Reactive Dependency Injection


#1

Hi there,

I am trying to figure out the best way to use Flux architecture in Meteor and I run into some problems with globals, dependencies, and loading order. I know it’s a common issue in Meteor.

I have fallen in love with Meteor’s reactivity lately, so I thought: why not use it for dependencies?

The code turned out to be really simple:

var _objs = {};
var _list = new ReactiveDict();

Dependency = {
  add: function(name, object){
    _objs[name] = object;
    _list.set(name, true);
    Tracker.flush();
  },
  get: function(name){
    _list.get(name);
    return _objs[name];
  },
  autorun: function(func){
    Tracker.autorun(func);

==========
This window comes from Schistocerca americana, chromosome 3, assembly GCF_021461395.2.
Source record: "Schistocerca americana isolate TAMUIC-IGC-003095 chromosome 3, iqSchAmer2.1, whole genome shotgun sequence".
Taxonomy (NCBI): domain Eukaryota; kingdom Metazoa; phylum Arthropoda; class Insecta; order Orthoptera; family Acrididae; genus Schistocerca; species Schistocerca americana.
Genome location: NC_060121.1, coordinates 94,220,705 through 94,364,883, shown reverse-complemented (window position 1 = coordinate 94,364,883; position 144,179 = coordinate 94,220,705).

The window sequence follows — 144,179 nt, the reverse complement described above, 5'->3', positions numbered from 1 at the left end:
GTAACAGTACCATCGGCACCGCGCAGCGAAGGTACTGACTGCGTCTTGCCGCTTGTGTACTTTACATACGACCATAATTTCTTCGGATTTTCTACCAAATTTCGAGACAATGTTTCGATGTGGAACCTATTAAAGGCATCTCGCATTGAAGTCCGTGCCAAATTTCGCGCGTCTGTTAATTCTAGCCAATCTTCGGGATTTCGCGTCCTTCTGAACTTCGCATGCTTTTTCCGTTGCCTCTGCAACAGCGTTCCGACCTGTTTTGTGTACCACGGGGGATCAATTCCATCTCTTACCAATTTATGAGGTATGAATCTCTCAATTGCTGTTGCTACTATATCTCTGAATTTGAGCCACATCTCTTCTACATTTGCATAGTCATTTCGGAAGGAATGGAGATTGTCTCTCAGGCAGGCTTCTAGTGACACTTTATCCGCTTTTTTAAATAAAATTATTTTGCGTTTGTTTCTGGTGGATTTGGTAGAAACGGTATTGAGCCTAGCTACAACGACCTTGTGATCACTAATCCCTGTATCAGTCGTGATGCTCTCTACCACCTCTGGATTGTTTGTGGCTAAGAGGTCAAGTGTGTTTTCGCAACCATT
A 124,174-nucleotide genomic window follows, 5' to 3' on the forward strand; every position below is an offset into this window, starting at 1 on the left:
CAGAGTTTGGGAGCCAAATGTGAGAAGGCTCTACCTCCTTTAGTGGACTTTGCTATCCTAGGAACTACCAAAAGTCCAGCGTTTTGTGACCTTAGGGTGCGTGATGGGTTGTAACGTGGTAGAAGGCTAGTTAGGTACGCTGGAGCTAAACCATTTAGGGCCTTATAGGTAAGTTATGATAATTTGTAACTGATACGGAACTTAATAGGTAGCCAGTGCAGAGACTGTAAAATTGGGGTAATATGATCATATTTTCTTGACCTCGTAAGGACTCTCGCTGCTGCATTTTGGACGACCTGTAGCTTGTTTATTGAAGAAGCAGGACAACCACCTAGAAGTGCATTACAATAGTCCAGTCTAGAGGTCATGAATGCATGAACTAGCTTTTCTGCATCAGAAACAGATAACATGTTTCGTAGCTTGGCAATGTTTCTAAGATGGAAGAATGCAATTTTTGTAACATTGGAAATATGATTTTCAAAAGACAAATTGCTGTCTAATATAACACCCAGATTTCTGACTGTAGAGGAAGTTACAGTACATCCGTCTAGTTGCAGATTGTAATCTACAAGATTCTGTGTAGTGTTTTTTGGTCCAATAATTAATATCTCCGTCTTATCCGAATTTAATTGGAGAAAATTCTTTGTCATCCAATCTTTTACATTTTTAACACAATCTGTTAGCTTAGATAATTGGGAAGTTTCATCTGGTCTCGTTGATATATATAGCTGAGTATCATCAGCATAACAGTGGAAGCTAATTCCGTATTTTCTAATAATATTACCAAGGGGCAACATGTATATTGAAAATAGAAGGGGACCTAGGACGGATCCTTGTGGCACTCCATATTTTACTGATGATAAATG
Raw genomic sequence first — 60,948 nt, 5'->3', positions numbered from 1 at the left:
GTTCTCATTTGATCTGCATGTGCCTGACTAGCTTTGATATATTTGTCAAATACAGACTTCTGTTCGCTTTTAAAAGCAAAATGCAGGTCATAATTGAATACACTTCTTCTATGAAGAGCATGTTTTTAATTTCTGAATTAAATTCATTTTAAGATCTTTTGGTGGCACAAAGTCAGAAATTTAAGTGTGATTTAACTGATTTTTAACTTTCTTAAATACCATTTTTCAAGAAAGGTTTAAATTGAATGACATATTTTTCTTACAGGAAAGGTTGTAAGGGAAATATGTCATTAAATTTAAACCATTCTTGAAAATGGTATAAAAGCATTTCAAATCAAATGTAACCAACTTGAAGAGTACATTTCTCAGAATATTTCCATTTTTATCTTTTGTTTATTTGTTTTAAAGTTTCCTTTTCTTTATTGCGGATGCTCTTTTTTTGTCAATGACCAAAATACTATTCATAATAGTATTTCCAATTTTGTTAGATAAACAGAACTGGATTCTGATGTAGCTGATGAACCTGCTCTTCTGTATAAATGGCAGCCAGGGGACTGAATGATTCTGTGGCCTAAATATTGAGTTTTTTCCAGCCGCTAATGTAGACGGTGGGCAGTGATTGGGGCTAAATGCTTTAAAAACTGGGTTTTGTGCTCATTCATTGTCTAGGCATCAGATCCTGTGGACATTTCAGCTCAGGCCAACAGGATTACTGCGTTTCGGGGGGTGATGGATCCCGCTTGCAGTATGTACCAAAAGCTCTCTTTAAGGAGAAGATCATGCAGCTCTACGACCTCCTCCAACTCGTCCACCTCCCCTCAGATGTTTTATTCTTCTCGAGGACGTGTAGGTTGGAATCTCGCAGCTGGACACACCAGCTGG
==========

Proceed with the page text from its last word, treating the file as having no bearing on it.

}
}

And the API is very simple as well.

Declare your dependencies inside your object/class like this:

var _otherObject, _anotherObject;
Dependency.autorun(function(){
  _otherObject   = Dependency.get('OtherObject');
  _anotherObject = Dependency.get('AnotherObject');
});

And after object/class creation, add it to the system like this:

var otherObject = new OtherObject();
Dependency.add('OtherObject', otherObject);

I have done an example and it’s working great so far:


I haven’t deployed it to meteor.com because it’s pretty useless.
Take a look at the code instead.

I have created a package as well, you can add it using:

meteor add meteorflux:reactive-dependency

You can use it even if you don’t use Flux or MeteorFlux, of course.
Actually, MeteorFlux is not even documented yet (sorry!).

It solves some Meteor issues:

  • No more globals.
  • No more loading order chaos.
  • You can use circular dependencies.
  • You can use the dependency injection pattern.

Here is the Github repo with more info:

And that’s it… what do you think? :blush:

BTW, I’d love to know about the possible performance impact of this technique. Is it ok? Is it bad?


#2

May I ask: how does your work compare with this . . .

space:base